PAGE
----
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Christian alarm at Islamist gains in Egypt

by Gerald Butt, Middle East Correspondent

ARAB commentators have been as surprised as international ones at the overall success of Islamic groups in the first round of parliamentary elections in Egypt.

The Freedom and Justice Party of the Muslim Brotherhood, as widely predicted, won about 37 per cent of the vote (News, 2 December). But, to the astonishment of most, al-Nour, the party of the ultra-conservative Salafists, was not far behind with about 25 per cent.

Islamists are expected to fare at least as well in the next two rounds of voting — which will be in mainly rural areas — which would give them a clear majority in the new parliament.

While the Muslim Brotherhood continues to emphasise its belief in inclusivity, with the possibility of entering into a coalition with a secular party and leaving the outward appearances of life in Egypt largely untouched, Salafists have a clear agenda for change. This in­cludes the complete marginalisa­tion of Copts, and the exclusion of women from public life.

So the election results thus far, with two more rounds to come, have not brought comfort or joy to Egypt’s small Christian community. Wagih Yacoub, a Coptic activist, told International Christian Concern that “Salafists are one of the largest threats to Christians in Egypt. The Muslim Brotherhood is also very dangerous, but the difference is the Salafists don’t negotiate.”

A Coptic priest in Cairo, Fr Gameel, told the al-Ahram news­paper that the election results thus far showed that Egypt had “replaced the Mubarak dictatorship with a new dictatorship, but this time it is religious”.

Despite their overall success, it is by no means certain that the Brother­hood and the Salafists will want to build an all-Islamic alliance in parliament or in the wider political arena. During the elections so far, the two groups have displayed ambivalent attitudes to one another. They have competed fiercely in trying to win seats for their respective parties. In cases where seats were contested by individuals, however, they have worked together to try to block secular and liberal candidates.

Egyptian Christians are not alone in feeling uneasy about the election results. Some of the young people at the forefront of the revolution that ousted President Hosni Mubarak say that they suddenly feel unrepresented in the political process.

“The elections were supposed to be about a new force that had formed in recent months, such as the Egypt Bloc, which is a coalition of liberal and leftist parties,” the columnist Ali Ibrahim wrote in the pan-Arab daily Asharq al-Awsat. “But the Salafist party is also new and only months old, yet it achieved higher results; so what happened?”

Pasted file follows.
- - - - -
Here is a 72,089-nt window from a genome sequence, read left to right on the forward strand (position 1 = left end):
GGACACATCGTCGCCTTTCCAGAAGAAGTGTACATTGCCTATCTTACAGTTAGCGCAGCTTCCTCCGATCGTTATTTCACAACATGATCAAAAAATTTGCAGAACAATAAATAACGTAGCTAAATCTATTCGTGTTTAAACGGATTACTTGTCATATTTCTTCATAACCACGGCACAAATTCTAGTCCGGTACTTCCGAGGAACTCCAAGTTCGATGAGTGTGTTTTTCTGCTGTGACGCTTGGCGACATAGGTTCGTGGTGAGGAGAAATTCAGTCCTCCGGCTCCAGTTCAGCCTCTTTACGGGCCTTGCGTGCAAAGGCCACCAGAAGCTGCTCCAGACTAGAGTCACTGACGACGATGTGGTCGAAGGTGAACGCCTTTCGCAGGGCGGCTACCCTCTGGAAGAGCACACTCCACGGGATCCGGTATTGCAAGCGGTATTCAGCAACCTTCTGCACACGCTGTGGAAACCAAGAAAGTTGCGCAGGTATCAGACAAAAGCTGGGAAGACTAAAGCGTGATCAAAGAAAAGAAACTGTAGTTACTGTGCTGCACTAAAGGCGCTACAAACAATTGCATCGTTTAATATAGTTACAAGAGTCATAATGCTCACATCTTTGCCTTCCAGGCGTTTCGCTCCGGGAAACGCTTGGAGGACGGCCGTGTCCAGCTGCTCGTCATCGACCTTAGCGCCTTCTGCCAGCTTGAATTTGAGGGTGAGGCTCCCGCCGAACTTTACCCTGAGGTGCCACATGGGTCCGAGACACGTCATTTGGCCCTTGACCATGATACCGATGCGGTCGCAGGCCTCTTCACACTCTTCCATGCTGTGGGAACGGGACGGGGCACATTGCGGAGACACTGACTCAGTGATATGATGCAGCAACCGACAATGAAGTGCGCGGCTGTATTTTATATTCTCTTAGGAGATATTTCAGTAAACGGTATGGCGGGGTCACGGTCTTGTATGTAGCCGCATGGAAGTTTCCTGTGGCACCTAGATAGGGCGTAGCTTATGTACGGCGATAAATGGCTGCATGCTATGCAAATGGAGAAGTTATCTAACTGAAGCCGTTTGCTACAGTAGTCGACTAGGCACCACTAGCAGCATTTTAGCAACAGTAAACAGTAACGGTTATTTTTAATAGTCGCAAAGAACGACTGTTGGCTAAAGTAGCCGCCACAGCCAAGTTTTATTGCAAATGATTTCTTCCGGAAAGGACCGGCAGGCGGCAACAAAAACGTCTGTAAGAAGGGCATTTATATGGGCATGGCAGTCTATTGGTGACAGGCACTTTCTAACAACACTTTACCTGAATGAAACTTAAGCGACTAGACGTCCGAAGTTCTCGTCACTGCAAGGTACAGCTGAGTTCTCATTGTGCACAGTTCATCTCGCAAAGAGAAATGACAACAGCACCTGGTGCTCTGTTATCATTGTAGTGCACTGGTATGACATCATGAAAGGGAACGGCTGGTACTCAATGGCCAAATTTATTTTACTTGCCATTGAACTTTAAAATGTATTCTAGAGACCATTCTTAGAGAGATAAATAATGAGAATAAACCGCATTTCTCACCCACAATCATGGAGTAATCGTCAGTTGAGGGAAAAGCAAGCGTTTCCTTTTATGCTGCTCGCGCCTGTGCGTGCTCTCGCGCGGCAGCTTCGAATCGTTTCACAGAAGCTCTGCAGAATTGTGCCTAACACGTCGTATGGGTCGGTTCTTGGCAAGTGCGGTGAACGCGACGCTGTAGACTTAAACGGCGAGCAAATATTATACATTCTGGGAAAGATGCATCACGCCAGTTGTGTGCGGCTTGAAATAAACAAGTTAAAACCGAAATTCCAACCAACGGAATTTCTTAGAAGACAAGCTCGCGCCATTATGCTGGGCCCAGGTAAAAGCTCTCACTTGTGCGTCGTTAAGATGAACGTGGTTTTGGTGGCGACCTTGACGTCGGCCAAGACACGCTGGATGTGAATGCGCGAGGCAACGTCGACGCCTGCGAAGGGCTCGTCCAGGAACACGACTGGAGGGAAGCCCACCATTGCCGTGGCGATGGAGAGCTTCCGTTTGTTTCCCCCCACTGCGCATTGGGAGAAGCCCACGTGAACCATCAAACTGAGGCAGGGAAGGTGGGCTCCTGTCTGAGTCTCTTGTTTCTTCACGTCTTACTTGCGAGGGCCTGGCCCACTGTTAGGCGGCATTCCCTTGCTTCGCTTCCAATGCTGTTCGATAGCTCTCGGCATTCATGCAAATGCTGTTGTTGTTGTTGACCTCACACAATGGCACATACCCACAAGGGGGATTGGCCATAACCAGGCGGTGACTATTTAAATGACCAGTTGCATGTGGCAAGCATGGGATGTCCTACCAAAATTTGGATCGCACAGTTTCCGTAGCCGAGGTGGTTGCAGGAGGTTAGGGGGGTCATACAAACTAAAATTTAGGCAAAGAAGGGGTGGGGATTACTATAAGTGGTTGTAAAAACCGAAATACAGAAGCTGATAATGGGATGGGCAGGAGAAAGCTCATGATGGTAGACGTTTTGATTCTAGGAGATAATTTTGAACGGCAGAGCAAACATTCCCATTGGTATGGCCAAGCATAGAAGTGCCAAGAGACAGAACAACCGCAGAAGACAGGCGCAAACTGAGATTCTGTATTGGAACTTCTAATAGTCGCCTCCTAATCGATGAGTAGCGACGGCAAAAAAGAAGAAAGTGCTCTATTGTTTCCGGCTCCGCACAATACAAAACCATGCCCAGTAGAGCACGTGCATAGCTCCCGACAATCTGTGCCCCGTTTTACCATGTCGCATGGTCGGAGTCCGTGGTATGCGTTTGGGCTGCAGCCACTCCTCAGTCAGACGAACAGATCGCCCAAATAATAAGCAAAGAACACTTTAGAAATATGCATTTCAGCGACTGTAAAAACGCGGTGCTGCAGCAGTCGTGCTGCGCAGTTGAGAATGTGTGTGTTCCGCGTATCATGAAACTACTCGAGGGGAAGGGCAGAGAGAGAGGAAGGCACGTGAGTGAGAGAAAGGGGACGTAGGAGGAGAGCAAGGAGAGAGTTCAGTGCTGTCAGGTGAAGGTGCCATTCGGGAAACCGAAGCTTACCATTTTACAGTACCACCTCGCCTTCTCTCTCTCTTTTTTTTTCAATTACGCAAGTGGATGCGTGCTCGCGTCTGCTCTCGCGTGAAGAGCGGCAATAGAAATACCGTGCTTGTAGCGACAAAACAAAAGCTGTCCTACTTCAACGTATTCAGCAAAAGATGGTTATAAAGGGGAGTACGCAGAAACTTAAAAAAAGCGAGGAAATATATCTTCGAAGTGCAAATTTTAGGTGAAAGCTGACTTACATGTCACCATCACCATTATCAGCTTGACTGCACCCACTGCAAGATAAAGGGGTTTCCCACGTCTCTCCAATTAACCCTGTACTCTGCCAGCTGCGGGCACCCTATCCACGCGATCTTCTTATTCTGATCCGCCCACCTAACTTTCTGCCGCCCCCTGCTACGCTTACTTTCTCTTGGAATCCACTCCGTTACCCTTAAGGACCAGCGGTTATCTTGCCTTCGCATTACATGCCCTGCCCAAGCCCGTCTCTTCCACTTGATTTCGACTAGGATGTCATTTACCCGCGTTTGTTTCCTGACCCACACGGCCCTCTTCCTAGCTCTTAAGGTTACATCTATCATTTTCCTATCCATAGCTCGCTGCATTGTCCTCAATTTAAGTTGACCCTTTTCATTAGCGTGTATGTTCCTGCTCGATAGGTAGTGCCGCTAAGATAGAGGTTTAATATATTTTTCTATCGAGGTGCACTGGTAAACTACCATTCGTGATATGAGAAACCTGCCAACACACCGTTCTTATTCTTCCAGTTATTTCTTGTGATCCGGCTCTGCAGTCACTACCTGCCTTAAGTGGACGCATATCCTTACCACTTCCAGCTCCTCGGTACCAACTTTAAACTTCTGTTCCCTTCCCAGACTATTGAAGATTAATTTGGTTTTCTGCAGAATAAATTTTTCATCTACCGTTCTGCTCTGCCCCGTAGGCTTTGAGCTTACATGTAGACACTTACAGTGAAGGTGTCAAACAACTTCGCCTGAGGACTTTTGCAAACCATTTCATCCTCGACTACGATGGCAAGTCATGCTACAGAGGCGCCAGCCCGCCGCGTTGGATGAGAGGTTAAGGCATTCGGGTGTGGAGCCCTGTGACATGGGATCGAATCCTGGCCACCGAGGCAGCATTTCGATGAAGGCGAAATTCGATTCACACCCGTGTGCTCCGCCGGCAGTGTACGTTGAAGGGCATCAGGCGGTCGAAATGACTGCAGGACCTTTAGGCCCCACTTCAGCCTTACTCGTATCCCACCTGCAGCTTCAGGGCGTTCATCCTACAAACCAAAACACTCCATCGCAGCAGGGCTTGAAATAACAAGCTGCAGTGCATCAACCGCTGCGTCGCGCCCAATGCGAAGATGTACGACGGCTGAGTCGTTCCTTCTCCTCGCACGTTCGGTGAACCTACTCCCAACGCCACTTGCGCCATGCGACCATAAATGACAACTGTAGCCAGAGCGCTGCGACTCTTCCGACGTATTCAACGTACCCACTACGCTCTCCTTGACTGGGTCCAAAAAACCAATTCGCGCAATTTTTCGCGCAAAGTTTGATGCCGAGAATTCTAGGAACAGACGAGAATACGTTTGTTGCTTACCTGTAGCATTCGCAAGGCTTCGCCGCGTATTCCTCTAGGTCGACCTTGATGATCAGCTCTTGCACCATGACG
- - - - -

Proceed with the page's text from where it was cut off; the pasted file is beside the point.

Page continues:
What happened was that the Muslim Brotherhood was not alone in having set up social-support struc­­tures around the country during the years of dictatorship. While the lead­ers of Salafi and jihadi groups were imprisoned, activists continued to work quietly in the background, build­ing up a strong support base.

In the chaotic months after the revolution, young revolutionaries and some secular groups expended much of their energy on demanding instant changes — the trial of Mubarak, the removal of corrupt officials, the return of the army to bar­racks, and so on. They failed to pay sufficient attention to prepara­tions for the elections, leaving the field open to the well-organised Islamists.

The lesson that Western govern­ments and their allies in the Middle East need to learn is that the free and fair democracy that they advocate in the Middle East will not necessarily produce the results with which they are most comfortable. Iraq, Lebanon, Tunisia, and Morocco have already proved this.

As the commentator Elias Har­foush wrote in the newspaper al-Hayat: “One of the most important achieve­ments of the Arab Spring is that it restored the right to free choice to the regular citizens. This right is not violated by the fact that the Islamic movements have accessed power. Indeed, these are the societies and this is their choice.”

Such cool logic will do nothing, however, to reassure Arab Christians who are worried about their future security in the region.

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